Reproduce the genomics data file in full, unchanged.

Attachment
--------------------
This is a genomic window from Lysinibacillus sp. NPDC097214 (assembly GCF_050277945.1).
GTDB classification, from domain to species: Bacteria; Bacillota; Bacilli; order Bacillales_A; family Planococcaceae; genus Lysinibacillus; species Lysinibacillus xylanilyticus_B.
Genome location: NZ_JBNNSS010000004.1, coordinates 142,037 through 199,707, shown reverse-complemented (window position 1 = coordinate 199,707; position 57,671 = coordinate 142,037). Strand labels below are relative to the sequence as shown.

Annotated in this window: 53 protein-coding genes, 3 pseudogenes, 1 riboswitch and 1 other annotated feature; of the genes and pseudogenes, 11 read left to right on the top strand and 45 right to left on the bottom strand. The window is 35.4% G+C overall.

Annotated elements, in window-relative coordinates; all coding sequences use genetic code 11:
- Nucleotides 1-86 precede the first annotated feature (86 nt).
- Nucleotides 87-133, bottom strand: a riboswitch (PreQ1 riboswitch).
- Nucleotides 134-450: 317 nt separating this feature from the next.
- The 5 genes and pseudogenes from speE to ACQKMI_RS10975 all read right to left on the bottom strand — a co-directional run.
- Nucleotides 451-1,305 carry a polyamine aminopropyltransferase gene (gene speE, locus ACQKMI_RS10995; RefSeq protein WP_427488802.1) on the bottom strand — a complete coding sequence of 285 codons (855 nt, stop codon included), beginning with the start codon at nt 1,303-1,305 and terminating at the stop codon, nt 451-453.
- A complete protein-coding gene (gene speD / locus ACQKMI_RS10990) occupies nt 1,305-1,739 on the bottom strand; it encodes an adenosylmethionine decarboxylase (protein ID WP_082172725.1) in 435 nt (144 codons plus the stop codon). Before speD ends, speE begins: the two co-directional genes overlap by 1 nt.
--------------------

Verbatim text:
This is a genomic window from Lysinibacillus sp. NPDC097214 (assembly GCF_050277945.1).
GTDB classification, from domain to species: Bacteria; Bacillota; Bacilli; order Bacillales_A; family Planococcaceae; genus Lysinibacillus; species Lysinibacillus xylanilyticus_B.
Genome location: NZ_JBNNSS010000004.1, coordinates 142,037 through 199,707, shown reverse-complemented (window position 1 = coordinate 199,707; position 57,671 = coordinate 142,037). Strand labels below are relative to the sequence as shown.

Annotated in this window: 53 protein-coding genes, 3 pseudogenes, 1 riboswitch and 1 other annotated feature; of the genes and pseudogenes, 11 read left to right on the top strand and 45 right to left on the bottom strand. The window is 35.4% G+C overall.

Annotated elements, in window-relative coordinates; all coding sequences use genetic code 11:
- Nucleotides 1-86 precede the first annotated feature (86 nt).
- Nucleotides 87-133, bottom strand: a riboswitch (PreQ1 riboswitch).
- Nucleotides 134-450: 317 nt separating this feature from the next.
- The 5 genes and pseudogenes from speE to ACQKMI_RS10975 all read right to left on the bottom strand — a co-directional run.
- Nucleotides 451-1,305 carry a polyamine aminopropyltransferase gene (gene speE, locus ACQKMI_RS10995; RefSeq protein WP_427488802.1) on the bottom strand — a complete coding sequence of 285 codons (855 nt, stop codon included), beginning with the start codon at nt 1,303-1,305 and terminating at the stop codon, nt 451-453.
- A complete protein-coding gene (gene speD / locus ACQKMI_RS10990) occupies nt 1,305-1,739 on the bottom strand; it encodes an adenosylmethionine decarboxylase (protein ID WP_082172725.1) in 435 nt (144 codons plus the stop codon). Before speD ends, speE begins: the two co-directional genes overlap by 1 nt.